Compact Week, the annual awareness-raising initiative for the agreement, begins on Saturday. It will highlight good cross-sector partnerships over the past year, including the Wolverhampton Compact.
The city got its Compact relatively late, in 2005, but it has developed rapidly. The document, which includes six codes of practice and a conflict resolution procedure, is supported by the likes of Wolverhampton City Council, Wolverhampton City Primary Care Trust, the Learning and Skills Council, the police and fire services and voluntary organisations.
Signatories are now using the document to create a single commissioning framework for everyone to abide by. The framework will adopt Compact principles, such as involving the voluntary sector at every stage of the commissioning process.
"The single framework will make it much easier for voluntary organisations to work with bodies such as the city council and the primary care trust," says Saffi Price, a Compact development officer employed by Wolverhampton Voluntary Sector Council.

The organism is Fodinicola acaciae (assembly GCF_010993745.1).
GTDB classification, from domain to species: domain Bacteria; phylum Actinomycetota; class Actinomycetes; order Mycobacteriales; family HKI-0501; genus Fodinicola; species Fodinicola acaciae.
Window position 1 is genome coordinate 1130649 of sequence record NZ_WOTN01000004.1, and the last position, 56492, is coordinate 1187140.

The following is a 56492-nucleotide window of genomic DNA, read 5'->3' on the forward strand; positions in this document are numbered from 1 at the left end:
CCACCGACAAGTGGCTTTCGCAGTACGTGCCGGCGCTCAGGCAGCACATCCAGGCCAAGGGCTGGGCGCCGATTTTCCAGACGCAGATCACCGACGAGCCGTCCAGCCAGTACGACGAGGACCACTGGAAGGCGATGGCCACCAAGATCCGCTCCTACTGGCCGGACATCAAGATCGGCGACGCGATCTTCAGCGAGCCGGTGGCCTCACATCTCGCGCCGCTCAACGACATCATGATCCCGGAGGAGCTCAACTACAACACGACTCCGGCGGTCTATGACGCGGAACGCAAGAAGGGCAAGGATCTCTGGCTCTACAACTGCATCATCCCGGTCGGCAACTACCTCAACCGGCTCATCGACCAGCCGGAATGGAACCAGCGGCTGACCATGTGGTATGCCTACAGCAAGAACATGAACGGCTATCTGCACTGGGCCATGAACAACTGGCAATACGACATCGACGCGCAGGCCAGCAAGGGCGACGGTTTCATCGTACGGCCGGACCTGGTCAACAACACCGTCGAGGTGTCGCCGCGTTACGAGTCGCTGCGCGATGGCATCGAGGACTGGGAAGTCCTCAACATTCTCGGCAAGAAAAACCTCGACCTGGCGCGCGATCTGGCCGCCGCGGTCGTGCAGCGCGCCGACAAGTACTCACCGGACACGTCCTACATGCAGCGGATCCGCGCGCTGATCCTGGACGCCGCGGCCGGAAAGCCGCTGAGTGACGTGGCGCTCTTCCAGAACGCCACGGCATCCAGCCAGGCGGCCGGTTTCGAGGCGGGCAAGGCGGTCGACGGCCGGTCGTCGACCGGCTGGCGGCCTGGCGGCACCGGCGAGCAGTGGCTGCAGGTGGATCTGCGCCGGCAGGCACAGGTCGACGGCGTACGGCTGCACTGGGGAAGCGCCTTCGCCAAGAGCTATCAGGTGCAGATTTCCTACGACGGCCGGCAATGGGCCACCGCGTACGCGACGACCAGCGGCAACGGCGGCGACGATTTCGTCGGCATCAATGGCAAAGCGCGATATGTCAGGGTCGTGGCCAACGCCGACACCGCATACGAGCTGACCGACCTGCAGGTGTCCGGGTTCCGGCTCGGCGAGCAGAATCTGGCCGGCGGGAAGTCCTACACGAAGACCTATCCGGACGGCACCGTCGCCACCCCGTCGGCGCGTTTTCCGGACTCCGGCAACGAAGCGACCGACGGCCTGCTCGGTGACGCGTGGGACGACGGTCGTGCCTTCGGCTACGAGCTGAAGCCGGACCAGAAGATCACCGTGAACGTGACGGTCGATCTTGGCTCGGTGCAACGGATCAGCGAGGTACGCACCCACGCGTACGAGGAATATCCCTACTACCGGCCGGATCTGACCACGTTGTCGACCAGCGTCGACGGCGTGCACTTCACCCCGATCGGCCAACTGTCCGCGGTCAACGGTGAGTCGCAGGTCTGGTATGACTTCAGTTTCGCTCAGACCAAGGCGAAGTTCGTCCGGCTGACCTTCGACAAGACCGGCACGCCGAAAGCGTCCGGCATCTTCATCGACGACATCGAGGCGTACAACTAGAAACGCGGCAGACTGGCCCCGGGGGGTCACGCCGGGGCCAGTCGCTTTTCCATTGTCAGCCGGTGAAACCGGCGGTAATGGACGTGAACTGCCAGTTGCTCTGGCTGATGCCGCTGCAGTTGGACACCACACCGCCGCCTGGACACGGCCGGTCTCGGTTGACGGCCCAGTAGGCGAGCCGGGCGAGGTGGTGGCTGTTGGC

Price and Martha Cummings, senior voluntary and community sector officer at Wolverhampton City Council, are responsible for promoting the Compact. Last month, they organised a 'champions event' at which people from public and voluntary sector organisations vowed to champion the Compact to their colleagues.
They have already had successes: when the Learning and Skills Council breached its funding code, Wolverhampton Voluntary Sector Council extracted £15,000 from it. The Local Strategic Partnership this year chose "an environment for a thriving third sector" as one of its national performance indicators and the Compact will be used to measure progress.
"When I came into post in February 2006, the Compact wasn't spoken about," says Price. "People now understand it is there and it has changed practice."
Wolverhampton Compact is on a shortlist of 12 finalists for the 2008 Compact Awards, organised by the Commission for the Compact.